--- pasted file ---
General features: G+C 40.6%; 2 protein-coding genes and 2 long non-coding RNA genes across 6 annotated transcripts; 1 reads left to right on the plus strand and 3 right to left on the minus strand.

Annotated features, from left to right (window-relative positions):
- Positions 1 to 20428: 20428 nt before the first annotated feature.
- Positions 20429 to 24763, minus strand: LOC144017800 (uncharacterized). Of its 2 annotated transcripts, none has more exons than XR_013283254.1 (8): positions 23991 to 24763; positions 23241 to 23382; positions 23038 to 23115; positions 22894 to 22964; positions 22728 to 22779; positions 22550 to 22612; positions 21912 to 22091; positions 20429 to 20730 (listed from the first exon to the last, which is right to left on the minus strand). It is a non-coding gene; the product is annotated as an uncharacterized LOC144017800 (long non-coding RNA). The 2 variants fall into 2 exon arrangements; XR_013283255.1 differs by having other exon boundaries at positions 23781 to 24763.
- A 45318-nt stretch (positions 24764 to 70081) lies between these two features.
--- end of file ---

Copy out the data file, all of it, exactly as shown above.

General features: G+C 40.6%; 2 protein-coding genes and 2 long non-coding RNA genes across 6 annotated transcripts; 1 reads left to right on the plus strand and 3 right to left on the minus strand.

Annotated features, from left to right (window-relative positions):
- Positions 1 to 20428: 20428 nt before the first annotated feature.
- Positions 20429 to 24763, minus strand: LOC144017800 (uncharacterized). Of its 2 annotated transcripts, none has more exons than XR_013283254.1 (8): positions 23991 to 24763; positions 23241 to 23382; positions 23038 to 23115; positions 22894 to 22964; positions 22728 to 22779; positions 22550 to 22612; positions 21912 to 22091; positions 20429 to 20730 (listed from the first exon to the last, which is right to left on the minus strand). It is a non-coding gene; the product is annotated as an uncharacterized LOC144017800 (long non-coding RNA). The 2 variants fall into 2 exon arrangements; XR_013283255.1 differs by having other exon boundaries at positions 23781 to 24763.
- A 45318-nt stretch (positions 24764 to 70081) lies between these two features.